From the Editor

Movie Review Archive

Thank you for checking out my movie review archive. I'm in the process of transitioning to something else, so I will no longer post new reviews to this blog. In the meantime, I will keep these reviews archived; these are from the fall of 2008 to April 2011. Please watch this blog for more info and keep in touch (you can still find me on Facebook and Twitter). Here's to more great movies!

Wes Singleton

North Texas Film Critics Association

Monday, November 1, 2010

Due Date - C+

Rated R for language, drug use and sexual content, 105 minutes

"Due Date" is an unoriginal buddy-buddy comedy

"Due Date" is essentially "The Hangover" transformed into a forgettable buddy-buddy road trip comedy. There are some decent cheap laughts in the otherwise unoriginal, uninspiring comedy from director Todd Phillips of "Old School" fame and stars Robert Downey Jr. and Zach Galifianakis.

Peter Highman (Robert Downey Jr.) must get to LA in five days to be at the birth of his firstborn. He is about to fly home from Atlanta when his luggage and wallet are stolen, and he is put on the "no-fly" list. Desperate to get home Peter is forced to accept the offer of Ethan Tremblay (Zach Galifianakis) to hitch a ride with him cross-country. Peter is about to experience one of the most terrifying and agonizing journey's of his life.

Derivative, predictable and terribly mean-spirited "Due Date" pulls absolutely no surprises down the stretch. Sure, there are some low-brow laughs, but this is essentially "The Hangover" on the road. Speaking of which, Galifianakis plays essentially the same annoying slob as he usually does (he and Jack Black take turns with this), while Downey is supposed to the straight guy. There are plenty of shenanigans along the way, including wrecking a car, getting thrown off an airplane and drink ashes as coffee. The two start out hating each other and by the end of the movie, well you know what happens.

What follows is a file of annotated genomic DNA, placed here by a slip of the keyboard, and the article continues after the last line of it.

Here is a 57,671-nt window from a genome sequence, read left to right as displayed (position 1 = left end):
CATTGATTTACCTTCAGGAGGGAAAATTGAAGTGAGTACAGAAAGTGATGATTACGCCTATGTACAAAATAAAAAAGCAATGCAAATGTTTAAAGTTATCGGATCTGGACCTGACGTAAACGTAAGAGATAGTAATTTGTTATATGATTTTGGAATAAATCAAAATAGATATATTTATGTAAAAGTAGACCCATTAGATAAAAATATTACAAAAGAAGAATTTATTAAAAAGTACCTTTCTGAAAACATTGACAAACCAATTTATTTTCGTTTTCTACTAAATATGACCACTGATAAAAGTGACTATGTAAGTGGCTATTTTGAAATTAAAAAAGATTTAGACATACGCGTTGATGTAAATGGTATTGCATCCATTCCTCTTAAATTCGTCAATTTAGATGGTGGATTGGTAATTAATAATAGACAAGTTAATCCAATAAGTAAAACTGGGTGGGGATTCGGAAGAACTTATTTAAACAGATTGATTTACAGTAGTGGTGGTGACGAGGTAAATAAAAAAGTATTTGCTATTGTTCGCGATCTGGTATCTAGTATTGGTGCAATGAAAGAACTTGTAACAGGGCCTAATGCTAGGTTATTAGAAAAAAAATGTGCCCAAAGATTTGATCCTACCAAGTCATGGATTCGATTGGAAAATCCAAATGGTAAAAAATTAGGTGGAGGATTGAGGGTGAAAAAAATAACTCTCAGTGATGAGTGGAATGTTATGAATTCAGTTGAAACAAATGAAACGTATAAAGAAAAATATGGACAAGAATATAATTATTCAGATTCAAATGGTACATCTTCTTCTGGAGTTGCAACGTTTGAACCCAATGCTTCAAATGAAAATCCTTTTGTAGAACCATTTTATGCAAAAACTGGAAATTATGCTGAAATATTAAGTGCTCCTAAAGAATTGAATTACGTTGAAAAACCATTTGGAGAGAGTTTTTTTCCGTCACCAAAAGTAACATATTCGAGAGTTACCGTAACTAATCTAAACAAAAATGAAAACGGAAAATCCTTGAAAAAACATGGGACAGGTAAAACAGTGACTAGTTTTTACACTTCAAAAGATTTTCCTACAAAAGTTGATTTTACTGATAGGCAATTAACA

John Hughes' "Planes, Trains and Automobiles" did this thing far better and funnier, with Steve Martin and John Candy providing better characters and timing than "Due Date." Downey and Galifianakis are indeed talented, but they need a better script and direction; it becomes tiresome and overly predictable by the end, you can probably guess what will happen just by looking at the trailers. Danny McBride, Jamie Foxx and Juliette Lewis also get in the act, to mixed results (only McBride, as a handicapped but tough veteran, is hilarious and he nearly steals the film).

"Due Date" will do well in its first week and will likely be forgotten after that, and very quickly.